Nursing homes with 100 or more residents, or that provide some specialty services, should have at least one infection preventionist on-site to manage COVID-19 care, according to federal recommendations released in June.

Larger facilities and operations that provide on-site ventilator or hemodialysis services should employ a full-time, trained staff member in that position, the Centers for Disease Control and Prevention said in a recently updated guidance.

 This position is necessary to cover all needed aspects of COVID-19 infection control. Those include developing policies and procedures, offering competency-based staff training and auditing protocol adherence, it said.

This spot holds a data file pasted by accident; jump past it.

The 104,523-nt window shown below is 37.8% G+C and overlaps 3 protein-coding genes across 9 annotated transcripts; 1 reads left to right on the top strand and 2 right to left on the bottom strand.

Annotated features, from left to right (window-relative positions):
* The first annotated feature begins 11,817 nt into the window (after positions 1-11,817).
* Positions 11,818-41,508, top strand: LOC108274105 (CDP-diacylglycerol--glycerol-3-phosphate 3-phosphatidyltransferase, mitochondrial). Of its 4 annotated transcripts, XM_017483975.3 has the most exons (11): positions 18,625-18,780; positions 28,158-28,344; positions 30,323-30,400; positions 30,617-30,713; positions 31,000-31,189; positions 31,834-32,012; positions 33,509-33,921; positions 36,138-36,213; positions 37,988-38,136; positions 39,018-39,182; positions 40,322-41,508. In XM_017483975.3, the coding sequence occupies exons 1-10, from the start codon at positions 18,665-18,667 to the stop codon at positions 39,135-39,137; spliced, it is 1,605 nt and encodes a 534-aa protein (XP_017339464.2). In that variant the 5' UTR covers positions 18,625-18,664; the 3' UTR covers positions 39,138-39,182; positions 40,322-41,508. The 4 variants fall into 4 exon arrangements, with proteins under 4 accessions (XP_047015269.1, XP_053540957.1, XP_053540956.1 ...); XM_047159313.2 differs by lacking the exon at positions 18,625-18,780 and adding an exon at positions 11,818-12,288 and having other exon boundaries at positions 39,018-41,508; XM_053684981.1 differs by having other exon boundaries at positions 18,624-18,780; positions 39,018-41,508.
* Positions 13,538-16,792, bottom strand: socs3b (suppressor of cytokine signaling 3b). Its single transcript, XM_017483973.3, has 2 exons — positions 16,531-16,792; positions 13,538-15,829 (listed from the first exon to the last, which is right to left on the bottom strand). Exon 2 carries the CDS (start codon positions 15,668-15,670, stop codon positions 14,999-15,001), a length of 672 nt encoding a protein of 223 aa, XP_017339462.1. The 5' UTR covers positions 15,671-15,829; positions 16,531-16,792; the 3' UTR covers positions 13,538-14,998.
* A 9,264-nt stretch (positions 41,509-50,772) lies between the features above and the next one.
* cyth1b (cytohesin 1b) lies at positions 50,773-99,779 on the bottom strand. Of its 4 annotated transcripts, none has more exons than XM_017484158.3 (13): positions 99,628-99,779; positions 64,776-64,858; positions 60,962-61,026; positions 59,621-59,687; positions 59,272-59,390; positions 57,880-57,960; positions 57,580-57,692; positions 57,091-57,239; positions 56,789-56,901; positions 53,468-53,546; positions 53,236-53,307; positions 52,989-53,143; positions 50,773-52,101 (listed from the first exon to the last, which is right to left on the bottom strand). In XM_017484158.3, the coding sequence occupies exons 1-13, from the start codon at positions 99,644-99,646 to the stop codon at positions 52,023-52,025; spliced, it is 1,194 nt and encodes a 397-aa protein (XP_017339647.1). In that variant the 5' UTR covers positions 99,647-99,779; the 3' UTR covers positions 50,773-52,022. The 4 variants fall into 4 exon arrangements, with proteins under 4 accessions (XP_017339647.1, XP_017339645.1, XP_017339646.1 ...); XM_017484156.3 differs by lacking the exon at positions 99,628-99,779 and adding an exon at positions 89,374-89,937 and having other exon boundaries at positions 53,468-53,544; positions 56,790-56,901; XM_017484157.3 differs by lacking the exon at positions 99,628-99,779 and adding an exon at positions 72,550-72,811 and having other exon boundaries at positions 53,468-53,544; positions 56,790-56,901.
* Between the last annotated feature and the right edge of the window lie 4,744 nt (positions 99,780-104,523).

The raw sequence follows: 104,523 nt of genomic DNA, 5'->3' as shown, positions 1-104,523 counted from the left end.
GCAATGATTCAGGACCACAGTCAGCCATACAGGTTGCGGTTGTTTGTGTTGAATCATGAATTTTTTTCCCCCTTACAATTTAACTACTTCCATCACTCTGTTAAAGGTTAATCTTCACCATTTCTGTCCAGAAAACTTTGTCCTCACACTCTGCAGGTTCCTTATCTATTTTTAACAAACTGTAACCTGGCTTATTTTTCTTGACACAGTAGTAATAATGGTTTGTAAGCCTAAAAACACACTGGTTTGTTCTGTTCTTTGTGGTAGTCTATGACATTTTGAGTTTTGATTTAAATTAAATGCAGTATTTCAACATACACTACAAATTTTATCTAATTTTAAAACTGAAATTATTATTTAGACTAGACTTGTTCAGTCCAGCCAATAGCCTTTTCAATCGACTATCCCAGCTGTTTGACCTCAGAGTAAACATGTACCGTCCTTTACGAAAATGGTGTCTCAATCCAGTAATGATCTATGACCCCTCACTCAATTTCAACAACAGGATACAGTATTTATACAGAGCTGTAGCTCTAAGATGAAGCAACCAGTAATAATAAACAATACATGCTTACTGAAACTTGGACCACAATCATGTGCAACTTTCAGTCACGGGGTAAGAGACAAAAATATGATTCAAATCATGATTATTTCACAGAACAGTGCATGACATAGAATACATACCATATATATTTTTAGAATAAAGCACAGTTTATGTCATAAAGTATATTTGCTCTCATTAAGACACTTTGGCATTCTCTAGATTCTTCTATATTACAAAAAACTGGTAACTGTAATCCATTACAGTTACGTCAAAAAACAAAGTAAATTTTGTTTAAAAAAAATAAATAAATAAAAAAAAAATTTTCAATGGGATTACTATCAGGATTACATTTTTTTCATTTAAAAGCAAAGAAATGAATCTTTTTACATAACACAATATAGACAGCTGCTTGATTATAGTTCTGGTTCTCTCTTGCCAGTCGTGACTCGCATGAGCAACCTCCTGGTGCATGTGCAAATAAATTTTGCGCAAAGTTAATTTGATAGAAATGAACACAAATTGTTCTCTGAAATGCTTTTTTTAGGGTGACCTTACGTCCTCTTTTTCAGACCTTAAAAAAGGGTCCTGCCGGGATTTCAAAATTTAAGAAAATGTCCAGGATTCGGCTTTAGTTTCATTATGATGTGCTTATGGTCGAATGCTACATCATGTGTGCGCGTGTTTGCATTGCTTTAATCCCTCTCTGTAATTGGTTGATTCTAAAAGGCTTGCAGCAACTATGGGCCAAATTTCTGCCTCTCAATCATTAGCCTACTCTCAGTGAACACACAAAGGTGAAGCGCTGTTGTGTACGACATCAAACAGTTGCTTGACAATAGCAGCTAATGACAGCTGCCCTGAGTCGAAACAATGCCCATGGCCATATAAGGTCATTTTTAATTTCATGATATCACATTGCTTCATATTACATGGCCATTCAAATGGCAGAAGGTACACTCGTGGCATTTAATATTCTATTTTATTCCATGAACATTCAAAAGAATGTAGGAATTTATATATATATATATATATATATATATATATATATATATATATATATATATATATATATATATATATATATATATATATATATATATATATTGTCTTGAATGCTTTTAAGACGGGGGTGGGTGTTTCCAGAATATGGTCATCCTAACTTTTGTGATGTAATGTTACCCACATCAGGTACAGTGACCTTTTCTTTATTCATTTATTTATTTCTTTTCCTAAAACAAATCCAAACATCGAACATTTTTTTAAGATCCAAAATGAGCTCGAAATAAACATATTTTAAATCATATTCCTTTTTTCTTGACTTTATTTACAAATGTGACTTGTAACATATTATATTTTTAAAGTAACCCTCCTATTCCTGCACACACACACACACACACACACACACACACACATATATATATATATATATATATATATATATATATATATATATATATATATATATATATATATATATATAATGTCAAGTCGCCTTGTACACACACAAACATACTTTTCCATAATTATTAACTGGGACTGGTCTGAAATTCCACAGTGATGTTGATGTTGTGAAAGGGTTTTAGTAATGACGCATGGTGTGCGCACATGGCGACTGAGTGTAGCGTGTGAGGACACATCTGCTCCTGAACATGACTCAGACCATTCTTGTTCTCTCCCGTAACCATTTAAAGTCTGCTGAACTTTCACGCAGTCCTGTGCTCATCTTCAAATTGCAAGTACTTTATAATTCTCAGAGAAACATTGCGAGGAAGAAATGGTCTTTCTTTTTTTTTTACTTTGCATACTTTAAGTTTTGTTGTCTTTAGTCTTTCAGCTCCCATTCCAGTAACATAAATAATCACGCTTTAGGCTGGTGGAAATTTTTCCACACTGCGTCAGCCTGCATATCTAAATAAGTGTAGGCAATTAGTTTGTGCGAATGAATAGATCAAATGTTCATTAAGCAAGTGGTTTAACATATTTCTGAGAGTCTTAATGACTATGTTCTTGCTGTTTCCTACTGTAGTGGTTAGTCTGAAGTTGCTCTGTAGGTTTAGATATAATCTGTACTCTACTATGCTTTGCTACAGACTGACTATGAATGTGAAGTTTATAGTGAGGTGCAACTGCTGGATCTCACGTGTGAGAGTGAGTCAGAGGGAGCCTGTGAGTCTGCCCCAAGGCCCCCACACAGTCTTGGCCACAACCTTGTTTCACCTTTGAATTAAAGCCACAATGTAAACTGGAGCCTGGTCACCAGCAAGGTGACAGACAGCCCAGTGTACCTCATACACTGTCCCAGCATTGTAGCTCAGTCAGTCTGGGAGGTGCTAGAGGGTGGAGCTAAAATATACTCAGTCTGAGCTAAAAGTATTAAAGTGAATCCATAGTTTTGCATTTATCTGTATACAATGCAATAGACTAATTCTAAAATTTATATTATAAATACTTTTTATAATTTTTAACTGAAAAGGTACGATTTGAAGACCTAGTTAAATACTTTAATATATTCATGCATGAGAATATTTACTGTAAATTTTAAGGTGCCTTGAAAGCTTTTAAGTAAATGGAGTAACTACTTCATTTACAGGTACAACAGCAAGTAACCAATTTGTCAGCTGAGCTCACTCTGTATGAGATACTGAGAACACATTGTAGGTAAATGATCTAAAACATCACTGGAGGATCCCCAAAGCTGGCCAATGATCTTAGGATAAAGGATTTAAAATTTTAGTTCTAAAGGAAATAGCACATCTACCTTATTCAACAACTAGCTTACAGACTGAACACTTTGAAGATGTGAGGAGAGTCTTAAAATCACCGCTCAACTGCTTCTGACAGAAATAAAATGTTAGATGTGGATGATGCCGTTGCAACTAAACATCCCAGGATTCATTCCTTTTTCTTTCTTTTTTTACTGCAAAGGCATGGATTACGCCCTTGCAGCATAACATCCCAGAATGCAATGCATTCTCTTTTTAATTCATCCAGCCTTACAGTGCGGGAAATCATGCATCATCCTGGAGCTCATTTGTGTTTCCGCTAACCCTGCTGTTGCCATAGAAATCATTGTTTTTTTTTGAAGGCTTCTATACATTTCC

Also in late June, the CDC expanded upon its list of chronic health conditions that put people at risk for notably severe outcomes from COVID-19.

While risk increases with age, people of any age are more likely to be hospitalized, admitted to an intensive care unit or face health complications and death when they have certain conditions.

Those include the following: obesity with a body mass index of 30 or higher; chronic obstructive pulmonary disease; chronic kidney disease; serious heart conditions, such as heart failure and coronary artery disease; sickle cell disease; type 2 diabetes; and immunocompromised state from solid organ transplant.